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Feature Article - August 18, 2005

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Feature Article

August 18, 2005

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ArchiveImage GalleryAlgonquin Land Claims

Gray MerriamLegaleseGeneral information and opinion on legal topics by Rural Legal ServicesNature Reflectionsby Jean GriffinNight Skiesby Leo Enright

The Line Fences Act isn't the only obstacle to Rails to Trails

Editorial by Jeff Green

Several years ago now, it was proposed that South and Central Frontenac should work to establish a multi-purpose trail along the abandoned K&P railway line that ran from south of Harrowsmith to Sharbot Lake.


With the Trans-Canada trail having been established on the old CN line running from Tweed to Sharbot Lake, the north-south K&P trail was seen as a natural way to connect this trail with the Cataraqui trail, thus ensuring that the Trans-Canada trail would have a good run through Frontenac County. Trails were, and still are, seen as a potential economic boon to a region that is starved for tourist attractions. With amalgamation in place, it seemed as if putting a trail in place was a good role for the new municipalities of Central and South Frontenac to play. There were also promises of funding support from the Federal and Provincial Governments, who have both expressed interest in trails.

Then the complications began to set in. Liability is a real concern for municipalities, as is the condition of the railway beds in South Frontenac.

And then there is the requirement to fence. There exists a century-old Act among Ontario statutes called the Line Fences Act. Section 20 of the Act includes a clear statement that municipal governments are required to put up and maintain fences if they purchase abandoned rail lines. This was being ignored as the Rails to Trails movement had been gathering steam, but in two cases in southwestern Ontario, farmers took municipal governments to court over fencing and won. Any municipality that decides to purchase an abandoned railway is required to pay the full cost of fencing the entire length of the trail. Since then, municipal governments have been more than wary of acquiring any abandoned rail lines.

It’s hard to see how the long, complicated set of proposals for amendments to the Line Fences Act will satisfy municipal concerns about the cost of fencing the proposed K&P Trail.

The proposal includes 20 options to make the fencing cost more palatable for municipalities, but municipalities will still be on the hook for 100% of the cost of fencing, at least in all cases where any land that is part of a farm, be it land that is in use for pasture or abandoned swamp land, abuts a trail.

The cost of fencing is high; the only way to recoup these costs would be through trail fees, and those revenues are tentative at best. For municipalities under pressure to keep taxes down, such as Central and South Frontenac, taking on large costs for fencing trails is simply not going to be acceptable.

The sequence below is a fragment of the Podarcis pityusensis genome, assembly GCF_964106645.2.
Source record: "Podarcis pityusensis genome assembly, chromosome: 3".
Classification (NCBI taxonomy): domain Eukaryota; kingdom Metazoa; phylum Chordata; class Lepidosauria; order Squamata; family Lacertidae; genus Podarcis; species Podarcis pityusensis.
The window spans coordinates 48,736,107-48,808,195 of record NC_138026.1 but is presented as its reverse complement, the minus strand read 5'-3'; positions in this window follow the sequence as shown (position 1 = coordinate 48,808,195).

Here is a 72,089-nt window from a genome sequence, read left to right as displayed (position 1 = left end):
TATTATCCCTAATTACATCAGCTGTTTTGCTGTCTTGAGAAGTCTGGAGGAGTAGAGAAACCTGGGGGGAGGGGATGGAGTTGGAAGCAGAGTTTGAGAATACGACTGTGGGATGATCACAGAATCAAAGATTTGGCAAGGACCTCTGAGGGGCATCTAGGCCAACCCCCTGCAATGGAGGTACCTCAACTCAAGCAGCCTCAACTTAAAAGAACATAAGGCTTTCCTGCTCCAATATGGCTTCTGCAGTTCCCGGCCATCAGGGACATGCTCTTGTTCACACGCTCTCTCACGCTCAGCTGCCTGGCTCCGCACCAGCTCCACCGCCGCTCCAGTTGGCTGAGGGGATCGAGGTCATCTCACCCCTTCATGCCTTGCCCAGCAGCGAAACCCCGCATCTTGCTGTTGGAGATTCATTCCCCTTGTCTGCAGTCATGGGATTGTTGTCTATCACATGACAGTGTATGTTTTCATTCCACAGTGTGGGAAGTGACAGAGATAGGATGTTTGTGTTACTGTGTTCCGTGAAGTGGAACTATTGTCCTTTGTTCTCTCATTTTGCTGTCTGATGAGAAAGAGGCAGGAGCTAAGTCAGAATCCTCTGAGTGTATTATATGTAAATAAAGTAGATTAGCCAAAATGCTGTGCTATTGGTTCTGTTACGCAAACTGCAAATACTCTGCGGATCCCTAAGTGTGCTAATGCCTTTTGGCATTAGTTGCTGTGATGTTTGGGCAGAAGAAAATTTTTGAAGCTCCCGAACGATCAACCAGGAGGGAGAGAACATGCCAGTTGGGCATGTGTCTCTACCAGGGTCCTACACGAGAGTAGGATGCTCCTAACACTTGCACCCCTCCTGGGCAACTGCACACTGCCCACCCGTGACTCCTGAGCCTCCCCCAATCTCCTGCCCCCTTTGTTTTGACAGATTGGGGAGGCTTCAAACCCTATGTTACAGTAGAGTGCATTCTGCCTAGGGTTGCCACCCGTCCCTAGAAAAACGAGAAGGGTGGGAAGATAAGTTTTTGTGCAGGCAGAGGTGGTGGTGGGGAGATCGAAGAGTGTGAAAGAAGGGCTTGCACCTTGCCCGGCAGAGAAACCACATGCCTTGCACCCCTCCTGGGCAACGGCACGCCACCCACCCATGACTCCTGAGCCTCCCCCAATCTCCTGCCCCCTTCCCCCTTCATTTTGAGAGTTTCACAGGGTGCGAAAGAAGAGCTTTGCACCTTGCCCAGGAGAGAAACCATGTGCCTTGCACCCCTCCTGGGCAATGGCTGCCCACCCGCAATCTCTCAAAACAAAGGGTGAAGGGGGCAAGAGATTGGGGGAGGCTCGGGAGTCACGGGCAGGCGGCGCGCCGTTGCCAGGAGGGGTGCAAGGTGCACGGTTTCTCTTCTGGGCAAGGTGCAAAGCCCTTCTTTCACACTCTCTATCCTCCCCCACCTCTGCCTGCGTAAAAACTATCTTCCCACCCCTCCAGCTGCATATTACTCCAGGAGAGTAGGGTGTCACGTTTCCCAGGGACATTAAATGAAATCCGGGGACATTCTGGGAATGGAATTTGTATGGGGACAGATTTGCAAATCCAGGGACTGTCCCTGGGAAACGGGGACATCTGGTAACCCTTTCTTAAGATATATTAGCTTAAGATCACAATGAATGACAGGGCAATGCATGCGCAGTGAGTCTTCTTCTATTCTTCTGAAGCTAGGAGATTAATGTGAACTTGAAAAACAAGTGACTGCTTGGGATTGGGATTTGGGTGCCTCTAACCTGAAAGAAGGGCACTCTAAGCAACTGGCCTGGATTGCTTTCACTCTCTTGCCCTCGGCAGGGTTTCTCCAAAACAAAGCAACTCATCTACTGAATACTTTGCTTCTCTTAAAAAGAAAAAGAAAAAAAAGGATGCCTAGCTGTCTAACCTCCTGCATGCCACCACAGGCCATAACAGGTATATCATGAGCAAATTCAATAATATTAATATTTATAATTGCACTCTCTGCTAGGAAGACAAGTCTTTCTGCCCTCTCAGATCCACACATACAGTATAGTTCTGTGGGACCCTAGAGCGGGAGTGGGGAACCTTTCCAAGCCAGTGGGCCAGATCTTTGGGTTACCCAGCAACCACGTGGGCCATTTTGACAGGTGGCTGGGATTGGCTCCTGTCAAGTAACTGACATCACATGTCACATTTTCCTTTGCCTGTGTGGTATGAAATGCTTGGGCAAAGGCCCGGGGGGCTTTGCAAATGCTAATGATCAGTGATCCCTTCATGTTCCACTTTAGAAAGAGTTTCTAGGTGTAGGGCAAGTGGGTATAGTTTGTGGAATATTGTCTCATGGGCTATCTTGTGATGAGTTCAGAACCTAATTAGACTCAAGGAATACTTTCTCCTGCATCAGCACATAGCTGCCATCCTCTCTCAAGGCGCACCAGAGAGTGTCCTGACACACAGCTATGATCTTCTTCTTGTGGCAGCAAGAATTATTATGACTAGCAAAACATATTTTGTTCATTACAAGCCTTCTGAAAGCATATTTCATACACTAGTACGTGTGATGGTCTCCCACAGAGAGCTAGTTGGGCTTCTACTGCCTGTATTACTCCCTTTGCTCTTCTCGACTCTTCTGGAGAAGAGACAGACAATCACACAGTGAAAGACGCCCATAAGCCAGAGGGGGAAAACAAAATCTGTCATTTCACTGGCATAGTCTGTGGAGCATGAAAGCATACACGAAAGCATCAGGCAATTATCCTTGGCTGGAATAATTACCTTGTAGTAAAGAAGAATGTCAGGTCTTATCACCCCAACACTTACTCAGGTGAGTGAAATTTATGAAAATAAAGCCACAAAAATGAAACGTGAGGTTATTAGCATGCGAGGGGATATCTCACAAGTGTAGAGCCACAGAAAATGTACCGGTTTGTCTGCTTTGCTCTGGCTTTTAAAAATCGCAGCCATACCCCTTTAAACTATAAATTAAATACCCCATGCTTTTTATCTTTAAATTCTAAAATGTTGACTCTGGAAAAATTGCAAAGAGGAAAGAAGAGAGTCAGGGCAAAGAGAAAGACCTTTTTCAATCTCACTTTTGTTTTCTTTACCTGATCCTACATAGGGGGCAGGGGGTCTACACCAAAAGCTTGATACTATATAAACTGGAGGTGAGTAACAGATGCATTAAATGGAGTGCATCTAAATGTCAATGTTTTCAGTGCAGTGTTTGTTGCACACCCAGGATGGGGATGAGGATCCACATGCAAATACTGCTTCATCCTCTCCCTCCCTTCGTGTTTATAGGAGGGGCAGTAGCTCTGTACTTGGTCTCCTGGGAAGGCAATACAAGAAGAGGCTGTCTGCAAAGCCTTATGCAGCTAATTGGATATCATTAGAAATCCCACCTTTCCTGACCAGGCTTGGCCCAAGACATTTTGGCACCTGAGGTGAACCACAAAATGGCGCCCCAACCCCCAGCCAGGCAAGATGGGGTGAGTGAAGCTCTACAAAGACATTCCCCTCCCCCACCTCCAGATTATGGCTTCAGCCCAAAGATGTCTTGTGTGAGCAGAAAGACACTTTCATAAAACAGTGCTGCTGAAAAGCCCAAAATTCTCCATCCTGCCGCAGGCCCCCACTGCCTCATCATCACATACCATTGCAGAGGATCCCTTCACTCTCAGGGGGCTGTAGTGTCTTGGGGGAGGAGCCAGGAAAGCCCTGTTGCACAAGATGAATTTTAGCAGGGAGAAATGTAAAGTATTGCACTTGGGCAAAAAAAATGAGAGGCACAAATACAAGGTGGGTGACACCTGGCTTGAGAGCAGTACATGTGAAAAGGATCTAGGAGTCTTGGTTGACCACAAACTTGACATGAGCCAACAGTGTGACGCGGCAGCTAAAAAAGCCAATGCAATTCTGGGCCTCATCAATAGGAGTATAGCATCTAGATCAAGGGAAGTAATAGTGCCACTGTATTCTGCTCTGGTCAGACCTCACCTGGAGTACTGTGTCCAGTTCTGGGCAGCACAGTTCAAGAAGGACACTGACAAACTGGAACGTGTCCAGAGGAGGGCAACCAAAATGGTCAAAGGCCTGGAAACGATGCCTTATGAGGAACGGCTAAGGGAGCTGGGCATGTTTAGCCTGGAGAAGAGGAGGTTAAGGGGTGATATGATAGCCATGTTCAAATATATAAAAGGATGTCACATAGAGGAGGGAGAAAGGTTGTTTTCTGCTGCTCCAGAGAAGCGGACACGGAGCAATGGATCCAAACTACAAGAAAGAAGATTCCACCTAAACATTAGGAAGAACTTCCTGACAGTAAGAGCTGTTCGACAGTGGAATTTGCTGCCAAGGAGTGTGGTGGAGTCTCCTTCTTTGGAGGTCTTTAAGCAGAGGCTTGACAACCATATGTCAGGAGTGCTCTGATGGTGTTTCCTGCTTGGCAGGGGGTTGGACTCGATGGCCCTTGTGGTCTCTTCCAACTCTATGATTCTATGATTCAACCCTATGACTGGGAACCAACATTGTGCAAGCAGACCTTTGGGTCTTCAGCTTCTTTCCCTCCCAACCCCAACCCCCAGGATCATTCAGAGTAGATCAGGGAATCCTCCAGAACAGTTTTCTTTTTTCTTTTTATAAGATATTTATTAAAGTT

In South Frontenac there are other issues to be considered as well. Part of the trail lands go through Verona, Hartington, and Harrowsmith, and there are questions about broken-down bridges along the old K&P line which must be looked at. The question of whether new surveys are required along the trail lines before the land can be purchased must be considered as well.

A major fly in the ointment in all of this is ATV usage of trails. Much of the push for trail development has come from ATV clubs, like the Frontenac ATV club and the Ottawa Valley ATV club, and most of the projections about permit fees financing trail operations, at least in eastern Ontario, are based on ATV use.

While ATV use of trails represents a potential economic boon to the region, ATVs are also noisy and potentially dangerous vehicles. When people argue they would not like a trail running behind their house, it is generally not the occasional hiker, cyclist or horse rider that concerns them; it is the ATVs.

Coincident with the report on proposed changes to the Line Fences Act coming to Central Frontenac Council, a letter from Daniel Zadorozny, who has a seasonal residence next to the existing trail near Sharbot Lake, also came to Council.

It reads, in part: “I would like to bring to the attention of Council a problem with the use of the trail adjoining our property along Sharbot Lake. There is a high use of the trail by four wheelers and motorcycles speeding at high rates of speed, causing a great deal of dust and noise when they pass our property and the property of our neighbours to the south. The speed of these motorized vehicles also poses a danger and hazard to walkers, their children and their dogs.”

Given all of the legitimate concerns about trail development in Central and South Frontenac, the limited changes being proposed for the Line Fences Act aren’t likely to make either municipality jump quickly back onto the rails to trails bandwagon


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